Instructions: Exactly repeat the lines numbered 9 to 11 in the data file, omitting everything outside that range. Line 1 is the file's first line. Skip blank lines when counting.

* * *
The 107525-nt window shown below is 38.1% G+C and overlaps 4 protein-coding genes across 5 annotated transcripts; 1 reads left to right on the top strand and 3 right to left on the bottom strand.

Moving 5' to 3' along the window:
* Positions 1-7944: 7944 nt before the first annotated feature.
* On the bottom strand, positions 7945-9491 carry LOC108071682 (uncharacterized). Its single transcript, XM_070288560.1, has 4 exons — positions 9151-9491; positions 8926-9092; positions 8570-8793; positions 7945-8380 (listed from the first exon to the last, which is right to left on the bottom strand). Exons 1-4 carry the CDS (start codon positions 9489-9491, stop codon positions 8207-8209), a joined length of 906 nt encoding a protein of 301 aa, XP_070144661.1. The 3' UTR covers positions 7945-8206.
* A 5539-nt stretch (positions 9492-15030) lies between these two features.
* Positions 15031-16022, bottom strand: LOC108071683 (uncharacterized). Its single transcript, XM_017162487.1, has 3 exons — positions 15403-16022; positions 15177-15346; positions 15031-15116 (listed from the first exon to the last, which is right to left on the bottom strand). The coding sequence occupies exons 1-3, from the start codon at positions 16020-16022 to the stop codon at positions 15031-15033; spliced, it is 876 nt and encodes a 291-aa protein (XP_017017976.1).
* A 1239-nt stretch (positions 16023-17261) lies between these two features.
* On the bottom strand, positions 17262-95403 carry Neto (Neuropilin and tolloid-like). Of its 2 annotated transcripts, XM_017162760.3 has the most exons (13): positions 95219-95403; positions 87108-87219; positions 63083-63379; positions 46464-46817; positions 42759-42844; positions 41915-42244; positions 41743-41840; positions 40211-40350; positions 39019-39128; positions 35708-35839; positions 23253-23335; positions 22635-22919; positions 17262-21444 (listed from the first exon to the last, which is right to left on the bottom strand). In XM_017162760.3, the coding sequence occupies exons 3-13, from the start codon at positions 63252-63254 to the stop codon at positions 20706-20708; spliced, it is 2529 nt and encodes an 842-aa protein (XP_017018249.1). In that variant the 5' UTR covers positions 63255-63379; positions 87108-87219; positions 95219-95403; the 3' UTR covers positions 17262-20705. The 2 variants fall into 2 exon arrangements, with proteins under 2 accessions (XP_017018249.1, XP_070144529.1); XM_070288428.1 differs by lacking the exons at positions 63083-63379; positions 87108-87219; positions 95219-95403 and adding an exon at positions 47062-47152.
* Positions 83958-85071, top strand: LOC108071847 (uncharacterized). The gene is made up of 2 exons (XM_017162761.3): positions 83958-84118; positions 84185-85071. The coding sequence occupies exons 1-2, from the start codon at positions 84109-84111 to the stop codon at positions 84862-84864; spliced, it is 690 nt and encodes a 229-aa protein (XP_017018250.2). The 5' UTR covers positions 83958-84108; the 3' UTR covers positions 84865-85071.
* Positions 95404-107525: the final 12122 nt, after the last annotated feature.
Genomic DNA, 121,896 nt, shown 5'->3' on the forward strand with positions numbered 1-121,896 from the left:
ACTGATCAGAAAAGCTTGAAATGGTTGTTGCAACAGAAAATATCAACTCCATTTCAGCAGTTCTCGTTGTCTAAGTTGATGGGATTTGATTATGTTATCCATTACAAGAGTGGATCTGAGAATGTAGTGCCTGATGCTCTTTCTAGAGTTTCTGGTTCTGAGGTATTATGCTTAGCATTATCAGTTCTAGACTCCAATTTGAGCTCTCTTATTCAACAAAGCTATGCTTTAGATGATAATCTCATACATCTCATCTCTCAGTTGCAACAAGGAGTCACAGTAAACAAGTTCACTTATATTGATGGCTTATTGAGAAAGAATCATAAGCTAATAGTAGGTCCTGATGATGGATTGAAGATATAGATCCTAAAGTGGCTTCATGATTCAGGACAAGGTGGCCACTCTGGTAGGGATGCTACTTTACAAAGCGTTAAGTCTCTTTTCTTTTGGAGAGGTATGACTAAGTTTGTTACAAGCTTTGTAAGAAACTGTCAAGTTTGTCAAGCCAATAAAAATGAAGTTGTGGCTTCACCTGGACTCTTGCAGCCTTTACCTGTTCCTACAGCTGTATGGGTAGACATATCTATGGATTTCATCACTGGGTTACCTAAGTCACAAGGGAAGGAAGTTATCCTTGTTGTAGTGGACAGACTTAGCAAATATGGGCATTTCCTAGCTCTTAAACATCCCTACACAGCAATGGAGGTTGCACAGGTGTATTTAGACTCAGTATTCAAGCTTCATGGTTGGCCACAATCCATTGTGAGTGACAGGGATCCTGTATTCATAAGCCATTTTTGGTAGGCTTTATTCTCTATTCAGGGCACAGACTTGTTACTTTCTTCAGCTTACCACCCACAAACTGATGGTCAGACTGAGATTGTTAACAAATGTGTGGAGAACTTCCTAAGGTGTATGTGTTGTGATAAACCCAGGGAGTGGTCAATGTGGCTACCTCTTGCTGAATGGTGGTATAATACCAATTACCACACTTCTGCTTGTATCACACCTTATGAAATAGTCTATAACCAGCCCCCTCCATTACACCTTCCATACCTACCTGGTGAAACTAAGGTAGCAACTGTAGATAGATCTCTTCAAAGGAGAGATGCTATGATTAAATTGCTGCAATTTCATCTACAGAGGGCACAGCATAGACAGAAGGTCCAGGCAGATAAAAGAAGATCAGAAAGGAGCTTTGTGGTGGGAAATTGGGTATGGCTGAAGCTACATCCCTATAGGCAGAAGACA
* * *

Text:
* Positions 83958-85071, top strand: LOC108071847 (uncharacterized). The gene is made up of 2 exons (XM_017162761.3): positions 83958-84118; positions 84185-85071. The coding sequence occupies exons 1-2, from the start codon at positions 84109-84111 to the stop codon at positions 84862-84864; spliced, it is 690 nt and encodes a 229-aa protein (XP_017018250.2). The 5' UTR covers positions 83958-84108; the 3' UTR covers positions 84865-85071.
* Positions 95404-107525: the final 12122 nt, after the last annotated feature.
Genomic DNA, 121,896 nt, shown 5'->3' on the forward strand with positions numbered 1-121,896 from the left: